Viewpoints: Do MPs agree with Brand and Paxman?
BBC presenter Jeremy Paxman has condemned the "green-bench pantomime in Westminster" and comedian Russell Brand has criticised "the lies, treachery and deceit of the political class". BBC Radio 4's PM programme asked three MPs for their views on voter apathy.
Tim Loughton, Conservative MP for East Worthing and Shoreham
Like it or not, most people's lives are run by political decisions and those political decisions are made by politicians that you elect.
The trouble is that not enough people bother to go out and elect us.
There's a cynicism; we don't help ourselves. Interestingly, last night I was at a dinner and an MP got up and the first thing she said was: "Before I was an MP I had a proper job." She was a youth worker.
We're actually quite self-deprecating and that plays into the hands of cynical people, of which I would count Jeremy Paxman, who have this caricature of politicians as a bunch of duplicitous so-and-sos on some big gravy train, living the life of Riley.
Actually being an MP is a job, it's an exceptional job, and most of us spend an awful lot of time, blood, sweat and tears, putting a lot of effort into it.
I don't mind people attacking my political policies, and they can say I've got it absolutely wrong over certain things I've been doing in my constituency, or in Westminster - but this constant attack that actually all MPs are duplicitous, and we're just on this gravy train and we're good for nothing, and it's all a pantomime is deeply undermining of the democratic process, and can only switch people off from bothering to vote, particularly young people.
That's why barely 40% of young people at the last election who were able to vote for the first time - 18 to 24-year-olds - actually bothered to vote, and that really is worrying for the future.
[Russell Brand is] deeply destructive, actually. Watching that interview with Jeremy Paxman he's very amusing, very articulate, but it's deeply destructive, the influence on young people who think, "Gosh, Russell said we shouldn't bother to vote, let's not vote".
The way not to get [turnout] to improve is to say, it's all a waste of time and to go on the champagne anarchist ego trip that Russell Brand is on. That really doesn't help.
Margaret Hodge, Labour MP for Barking
I did some work at the beginning of the century, in 2001, when the turnout in my constituency was particularly low.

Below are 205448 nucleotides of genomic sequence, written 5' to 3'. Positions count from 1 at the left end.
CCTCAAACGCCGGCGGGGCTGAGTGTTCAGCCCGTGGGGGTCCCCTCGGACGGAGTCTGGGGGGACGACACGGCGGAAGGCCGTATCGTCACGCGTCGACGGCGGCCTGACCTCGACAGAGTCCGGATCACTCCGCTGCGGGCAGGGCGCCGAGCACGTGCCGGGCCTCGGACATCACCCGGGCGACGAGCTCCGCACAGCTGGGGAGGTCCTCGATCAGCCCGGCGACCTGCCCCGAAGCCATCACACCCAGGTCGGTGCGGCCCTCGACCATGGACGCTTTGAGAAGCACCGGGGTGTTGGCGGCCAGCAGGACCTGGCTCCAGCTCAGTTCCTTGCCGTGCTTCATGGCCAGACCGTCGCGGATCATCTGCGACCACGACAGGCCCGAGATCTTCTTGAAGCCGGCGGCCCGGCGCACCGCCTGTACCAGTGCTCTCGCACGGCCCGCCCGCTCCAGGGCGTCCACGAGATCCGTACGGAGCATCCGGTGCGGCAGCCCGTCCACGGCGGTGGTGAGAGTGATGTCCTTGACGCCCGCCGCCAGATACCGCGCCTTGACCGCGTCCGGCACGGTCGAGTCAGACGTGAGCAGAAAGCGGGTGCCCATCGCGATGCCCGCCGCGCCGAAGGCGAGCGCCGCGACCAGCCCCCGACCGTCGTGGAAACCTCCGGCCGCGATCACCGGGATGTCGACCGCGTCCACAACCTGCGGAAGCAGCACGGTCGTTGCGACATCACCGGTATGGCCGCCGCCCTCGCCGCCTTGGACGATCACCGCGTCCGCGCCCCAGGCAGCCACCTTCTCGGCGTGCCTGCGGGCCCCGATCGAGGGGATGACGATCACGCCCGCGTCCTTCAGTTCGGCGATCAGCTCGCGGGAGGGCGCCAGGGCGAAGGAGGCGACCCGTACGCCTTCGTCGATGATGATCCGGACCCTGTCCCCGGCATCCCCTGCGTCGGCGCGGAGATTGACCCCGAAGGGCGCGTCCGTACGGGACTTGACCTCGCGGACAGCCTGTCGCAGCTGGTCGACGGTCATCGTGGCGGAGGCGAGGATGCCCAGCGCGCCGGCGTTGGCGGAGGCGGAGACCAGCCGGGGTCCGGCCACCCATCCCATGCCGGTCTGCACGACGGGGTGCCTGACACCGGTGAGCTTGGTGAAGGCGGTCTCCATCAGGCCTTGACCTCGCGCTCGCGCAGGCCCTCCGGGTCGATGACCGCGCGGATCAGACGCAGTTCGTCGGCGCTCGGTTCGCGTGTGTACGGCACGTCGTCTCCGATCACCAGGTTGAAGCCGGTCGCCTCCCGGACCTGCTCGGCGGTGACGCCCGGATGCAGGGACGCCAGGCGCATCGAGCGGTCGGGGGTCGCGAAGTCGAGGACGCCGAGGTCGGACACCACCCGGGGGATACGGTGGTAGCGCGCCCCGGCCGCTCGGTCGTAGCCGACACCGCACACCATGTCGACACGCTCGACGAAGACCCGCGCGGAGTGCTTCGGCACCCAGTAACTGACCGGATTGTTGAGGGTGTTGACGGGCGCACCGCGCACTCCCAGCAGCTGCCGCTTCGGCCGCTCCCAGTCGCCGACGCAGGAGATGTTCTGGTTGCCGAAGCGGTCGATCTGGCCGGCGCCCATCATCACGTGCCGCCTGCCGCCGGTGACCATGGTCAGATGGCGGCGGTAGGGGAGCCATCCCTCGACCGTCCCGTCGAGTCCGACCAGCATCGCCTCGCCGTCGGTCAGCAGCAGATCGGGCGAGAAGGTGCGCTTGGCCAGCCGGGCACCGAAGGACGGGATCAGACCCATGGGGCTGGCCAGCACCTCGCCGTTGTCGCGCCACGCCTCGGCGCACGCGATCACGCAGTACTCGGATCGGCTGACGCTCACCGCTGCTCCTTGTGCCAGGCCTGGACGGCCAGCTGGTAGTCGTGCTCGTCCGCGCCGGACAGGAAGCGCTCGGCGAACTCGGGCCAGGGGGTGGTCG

What I found was that people weren't apathetic about voting, they were angry. It was anger not apathy that motivated them.
The problem really is that we tend to set our agenda from the Westminster bubble, so what concerns us here in Westminster.... we really don't listen, and we really don't connect to people in the community enough.
So I've completely changed the way I do my politics from that experience.
Now the first thing I do is listen, and people's politics really starts from the local, they care about what's happening in their home, and in their local community.
Quite often I can't address the national issues that worry them: I couldn't address the issues about immigration in Barking before the last election, or the lack of social housing.
But I could address the issues about the post boxes, where they were sited, or whether the rubbish was collected, or whether we had prostitution on the street corner.
When I started addressing those issues that really concerned them, I connected with local people, I started to build trust, and I then got people voting again and voting for me, and seeing off [2010 BNP general election candidate for Barking] Nick Griffin.
Whilst Russell Brand may be right to be fed up, the answer is not revolution.
Sir Menzies Campbell, Lib Dem MP for North East Fife
There are no great divides in principle between the three parties.
By and large we're all in favour of the mixed economy, we're all by and large - with some exceptions - in favour of state education, the kind of things which were battles between different parties have disappeared.
In addition to that, politics has become a question of management: can you manage the economy better than I can?
The third thing, rather paradoxically, is that the information technology revolution has meant that the age of deference has been swept aside, and I'm in no doubt whatsoever that there were people in the House of Commons 20, 30, 40 years ago who were a lot less than the perfect MP, but of course in those days no-one knew.
On the whole question of executive pay: 50 years ago, my mother wouldn't have had the slightest idea what the director general of the BBC was paid, and she wouldn't have thought it was her business, but now because information is better available people are better informed and inevitably people are less charitable.
[Russell Brand showed] a real lack of self-awareness: everything's wrong, but absolutely no suggestions as to how it would be put right.
If Russell Brand were the prime minister, imagine what kind of country it would be - if you possibly can.
The text in this article is abridged from a panel discussion on BBC Radio 4's PM programme.